Wednesday, September 21, 2011

Coffee Mates: Pandesal, Ensaymada and Empanada

Drinking coffee in the morning perks you up; but  having a good coffe-mate makes it even more exciting.  That's especially true if these 'mateys' include the all-time favorites - hot pandesal, warm ensaymada, and crunchy empanada!   

The pandesal from Pan de Amerikana is the first in our books.  For P6.00 you get a 4"x 3"x 2" soft and moist and chewy pandesal. It's even better when toasted and eaten with  your favorite butter or cheese...hmmmm .....yummy.
Ensaymada is one of the kids' favorite for snack or breakfast. Mom's manyaman (tasty) ensyamada at Trinoma is a discovery. The bite size ensaymadas are pillowy-soft, creamy,  and cheesy. They also have queso de bola ensaymada which we have to try.
Finally, the empanada.  At Magiting St., UP Teacher's Village, Diliman,  just opposite "Ate Fe's" corner restaurant/ carinderia (which is the subject of another blog entry :-)  at Maginhawa St.,   we discovered a new stall called Empanada Avenue (just beside the 24 hour grocery store) which sells empanadas with various fillings - beef, pork, asado, chicken, and tuna.  Of course, it is not your gourmet empanada, but for its affordable price, this empanada is already good but not as good as the empanada of  Gateau de |Manille.  We've tried the pork, chicken and tuna, and....they all taste the same! (magical :-)    But really, this empanada  is very filling, and served to you hot/ newly cooked.  

So, next time your coffee looks forlorn, try these 'mates' - it gurantees not only to wake you, but to also fill your grumbling tummy.  :-) 

Saturday, September 10, 2011

Exploring Nuvali! We got "Pig Out!"

Nuvali. We've heard that it's a nice place. Last Septmber 4 (Sunday), we trooped to the place, ready to explore.

We were in awe with the hundreds of kois in the pond! Fish food pellets are available for P15/small pack and the fish just gorge them - literally. They would swim (looks more like swarming, though) to the food as soon as the pellet touches water. You can really prove that Darwin's law is true - it is really the survival of the fittest! Seeing how the fish eat, we got hungry ourselves, so off we go to "Pig Out" to have lunch - the place was recommended by friends (and also by a famous food blogger). We were really excited to go to Pig Out! As a matter of fact we had a plan a week before to eat here but the plan did not push through because of the typhoon. Before entering the resto, we had a photo infront of the place expecting an enjoyable dining experience.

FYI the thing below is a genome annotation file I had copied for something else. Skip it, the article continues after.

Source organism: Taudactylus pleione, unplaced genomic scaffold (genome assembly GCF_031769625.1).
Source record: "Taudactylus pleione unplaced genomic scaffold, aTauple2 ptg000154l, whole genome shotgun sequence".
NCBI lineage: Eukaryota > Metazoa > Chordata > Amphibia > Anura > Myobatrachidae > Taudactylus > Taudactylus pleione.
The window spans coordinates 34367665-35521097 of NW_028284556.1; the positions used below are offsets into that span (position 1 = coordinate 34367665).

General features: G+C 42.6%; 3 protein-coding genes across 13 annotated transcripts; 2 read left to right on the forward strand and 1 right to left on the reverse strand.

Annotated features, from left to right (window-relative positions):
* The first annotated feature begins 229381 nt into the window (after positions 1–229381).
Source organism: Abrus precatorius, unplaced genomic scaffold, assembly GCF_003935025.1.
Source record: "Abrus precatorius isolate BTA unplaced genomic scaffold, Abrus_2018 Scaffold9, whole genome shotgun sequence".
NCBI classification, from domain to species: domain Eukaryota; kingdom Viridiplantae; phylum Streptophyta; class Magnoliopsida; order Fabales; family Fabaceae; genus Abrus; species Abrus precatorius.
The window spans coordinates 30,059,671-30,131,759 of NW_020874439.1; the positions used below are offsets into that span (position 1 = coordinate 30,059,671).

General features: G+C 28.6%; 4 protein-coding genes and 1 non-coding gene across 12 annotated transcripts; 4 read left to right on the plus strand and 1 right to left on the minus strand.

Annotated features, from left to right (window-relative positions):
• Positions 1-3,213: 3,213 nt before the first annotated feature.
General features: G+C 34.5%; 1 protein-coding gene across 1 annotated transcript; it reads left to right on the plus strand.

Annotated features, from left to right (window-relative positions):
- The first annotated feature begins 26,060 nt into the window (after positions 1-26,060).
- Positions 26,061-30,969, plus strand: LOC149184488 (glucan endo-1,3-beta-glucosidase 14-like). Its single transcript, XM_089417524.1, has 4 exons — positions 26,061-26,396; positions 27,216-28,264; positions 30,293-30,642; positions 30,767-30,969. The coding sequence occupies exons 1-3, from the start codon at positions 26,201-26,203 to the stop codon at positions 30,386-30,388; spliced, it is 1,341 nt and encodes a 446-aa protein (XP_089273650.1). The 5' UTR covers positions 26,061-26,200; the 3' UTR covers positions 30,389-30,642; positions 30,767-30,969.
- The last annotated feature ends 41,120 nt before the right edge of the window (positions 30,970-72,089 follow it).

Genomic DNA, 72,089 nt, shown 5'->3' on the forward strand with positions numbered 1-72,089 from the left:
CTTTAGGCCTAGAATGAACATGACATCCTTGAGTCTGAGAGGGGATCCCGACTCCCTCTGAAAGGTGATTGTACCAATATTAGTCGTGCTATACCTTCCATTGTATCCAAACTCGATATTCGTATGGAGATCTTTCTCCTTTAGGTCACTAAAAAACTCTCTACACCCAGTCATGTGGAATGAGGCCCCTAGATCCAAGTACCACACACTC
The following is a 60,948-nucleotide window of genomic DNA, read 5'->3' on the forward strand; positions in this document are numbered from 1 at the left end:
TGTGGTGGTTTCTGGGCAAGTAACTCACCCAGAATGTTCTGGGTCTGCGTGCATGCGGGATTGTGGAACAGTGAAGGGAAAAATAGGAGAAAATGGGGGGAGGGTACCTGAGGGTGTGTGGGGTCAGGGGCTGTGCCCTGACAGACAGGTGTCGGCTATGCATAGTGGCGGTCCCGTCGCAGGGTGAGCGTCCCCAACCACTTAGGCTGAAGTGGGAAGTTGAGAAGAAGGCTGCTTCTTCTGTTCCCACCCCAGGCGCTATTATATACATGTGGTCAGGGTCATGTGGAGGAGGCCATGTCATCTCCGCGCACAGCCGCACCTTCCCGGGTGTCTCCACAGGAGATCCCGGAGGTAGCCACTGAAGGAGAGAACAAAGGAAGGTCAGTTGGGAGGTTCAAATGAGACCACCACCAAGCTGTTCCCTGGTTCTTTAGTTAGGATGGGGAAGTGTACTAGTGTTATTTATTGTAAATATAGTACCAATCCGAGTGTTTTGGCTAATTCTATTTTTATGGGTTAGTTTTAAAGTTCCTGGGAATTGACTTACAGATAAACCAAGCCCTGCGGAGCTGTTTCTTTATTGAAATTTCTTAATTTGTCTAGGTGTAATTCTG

However, our Pig Out! experience was not pleasant. First thing we noticed was the food was a bit pricey - barbeque at P110 a piece, 2 pieces fried chicken at P220, mongo bean soup at P85 per (small) bowl, eggplant dip at P145, rice for sharing (good for 3) P105, coke in can P65, and a glass of iced-tea at P75. But hey, if the taste is good, who'll complain?

But then, there were a lot to complain about. First was the service. The table next to us, who just finished ordering when we were seated, have already finished their meals before our food arrived. Among us, Geof is actually the most gracious and patient when it comes to restaurant eating (he always gives the restaurant the benefit of the doubt every time we complain about something), so in my world, when Geof complains re restaurant service, you have to take notice. And he complained twice! ("is the food not yet here?" "what's taking them too long to cook?") When it finally arrived, I asked for table napkins. The attendant, using his wet hands (with motorcycle gloves), handed us a bundle of tissues --- Eeeeewwww!!! Talk about cleanliness, manners, and sanitation! I had to rummage the middle part of the tissue bundle since the outside parts have all the wet finger imprints on them!!!!
The barbeque sticks were small (I think it's just twice the size of the sticks we get at UP stalls whose price range is only between P15 to 20 per stick). It doesn't look anything like the huge picture in the menu. The mongo soup has alukbati leaves on it - but the leaves were uncooked!! The soup they served us was lukewarm, and obviously the alukbati leaves were dropped when the soup is no longer boiling hot - they were as fresh as the morning sun!